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Excerpt from Oral History Interview with David DeVries, November 23 and December 2, 1998. Interview S-0010. Southern Oral History Program Collection (#4007) See Entire Interview >>

Hoping for changes in CCL's approach in the future

DeVries shares his predictions for CCL's future. He sees continued growth for CCL, but thinks also that it might change its approach to leadership training by using new technologies to reach a wider audience and address a broader range of issues.

Citing this Excerpt

Oral History Interview with David DeVries, November 23 and December 2, 1998. Interview S-0010. Southern Oral History Program Collection (#4007) in the Southern Oral History Program Collection, Southern Historical Collection, Wilson Library, University of North Carolina at Chapel Hill.

Full Text of the Excerpt

You've named some very interesting characters. Where do you see the Center in ten years?
DAVID DE VRIES:
Ten years from now? Either two of very different places. I couldn't give you probability as to which one it would end up. One is it could be basically where it's at now except it would be bigger. It's impact would be greater on the field. But basically doing what it's doing right now. It really could feel very much like the same place. I guess actually what I would say at this point is I would assign a 70% probability to that quite frankly. I think it's more likely that it's going to end up there. Now it may be it will do what it's doing with more people around the globe in perhaps more places with some slight varied adaptations to specific leadership constituencies but basically doing what it's doing and being successful at that. Another option would be that it in ten years has redefined itself to be a organization that generates new ideas, develops prototypes, and then spins them off into a variety of other organizations for the full scale kind of dissemination of it. Those organizations might in ten years from now be software organizations so they create let us say the medium that is used to disseminate this is anything but stand-up trainers. Rather it's a variety of interactive software programs. The Center would be a collection of ad hoc multi-disciplinary teams focused on specific challenging issues within the field of leadership such as, "How can you create leadership in a leaderless group? What's the best kind of leadership in a leaderless group in which no one person is given the formal role of leader? How can you, as leaders, regularly reinvent...?" [END OF TAPE 2, SIDE A] [TAPE 2, SIDE B] [START OF TAPE 2, SIDE B]
ELIZABETH MILLWOOD:
This is an interview with David DeVries on December 2 and we were talking about where the Center may be in ten years.
DAVID DE VRIES:
Right. I was on the second of two examples or issues that these ad hoc new idea kind of development, whatever you call them, teams would be working on. Just how do individual executives, leaders reinvent themselves in a way that keeps them fresh, keeps them growing, keeps them being up to the interesting new challenges, basically, versus a more static model of leadership? Those are two. You could create a long list. But these would be very specific kinds of efforts which might go on three to five to ten years with real accountability in terms of what gets generated and how it's used. And then working all along to be sure that whatever products come out of those efforts and they do get disseminated widely, that the Center does not get—is not the principle agency for that dissemination.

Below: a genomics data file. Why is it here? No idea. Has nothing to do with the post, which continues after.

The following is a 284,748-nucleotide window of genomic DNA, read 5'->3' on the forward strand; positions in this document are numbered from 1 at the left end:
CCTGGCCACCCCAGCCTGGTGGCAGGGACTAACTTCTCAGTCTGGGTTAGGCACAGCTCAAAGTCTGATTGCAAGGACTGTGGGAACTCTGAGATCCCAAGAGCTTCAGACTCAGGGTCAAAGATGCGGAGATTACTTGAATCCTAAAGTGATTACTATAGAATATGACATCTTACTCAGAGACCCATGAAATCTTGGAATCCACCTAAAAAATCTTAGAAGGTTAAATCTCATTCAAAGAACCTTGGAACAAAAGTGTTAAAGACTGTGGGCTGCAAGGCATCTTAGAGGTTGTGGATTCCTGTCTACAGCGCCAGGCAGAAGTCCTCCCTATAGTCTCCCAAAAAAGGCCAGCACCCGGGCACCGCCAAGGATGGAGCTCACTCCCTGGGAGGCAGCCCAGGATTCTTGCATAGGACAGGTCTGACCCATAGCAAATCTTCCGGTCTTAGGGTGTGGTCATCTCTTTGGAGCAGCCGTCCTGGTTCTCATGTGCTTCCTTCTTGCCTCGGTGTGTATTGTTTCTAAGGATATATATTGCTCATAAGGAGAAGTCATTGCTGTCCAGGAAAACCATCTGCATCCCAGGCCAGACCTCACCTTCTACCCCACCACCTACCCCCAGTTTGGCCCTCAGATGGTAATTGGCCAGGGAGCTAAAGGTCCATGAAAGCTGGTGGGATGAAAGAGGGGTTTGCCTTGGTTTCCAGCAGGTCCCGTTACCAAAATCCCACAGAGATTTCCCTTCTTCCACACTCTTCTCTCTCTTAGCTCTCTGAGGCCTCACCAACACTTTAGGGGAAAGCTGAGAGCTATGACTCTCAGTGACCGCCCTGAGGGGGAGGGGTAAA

ELIZABETH MILLWOOD:
So sort of creating them and then setting them free.
DAVID DE VRIES:
Exactly. Anyway, that obviously returns income to them and adds to their own visibility but doesn't drag them into the day to day kind of carrying out of that dissemination. That's the last thing that the Center really should be doing and unfortunately, it's really gotten caught up in that over the years. And now does that role get in the way of really new idea generation? It remains a fact that the Center is not nearly as good as doing that dissemination as its for-profit competitors for a variety of reasons. The Center never has been as good at and never will be as good at. That, by the way, that second model is more of a virtual organization model. These ad hoc teams could be drawn from the best and the brightest around the world. These do not have to be full-time permanent staff. In fact, God forbid that it would be. A portion of them could be but I could even see the majority of them not being. These are people to whom the Center can say, "We'll pay you to be part of this team because you've done some interesting work in this field. And we want your time and energy but you don't have to move to Greensboro, North Carolina. You may be living in London or San Diego or wherever but we're going to find ways for you to be part of the team."
ELIZABETH MILLWOOD:
Fascinating concept, it truly is.
DAVID DE VRIES:
I think the Center should have been playing with that a long time ago. It's really disappointing. I work with a variety of corporations around the country and they already are at that point. And one of the sad things about the Center is that it has not modeled innovative approaches to the whole field of new idea generation, new products creation. It's sad because the Center knows about these models. It convenes organizations around the world that are using these models but it doesn't apply these models themselves. That has always baffled me in the last ten years.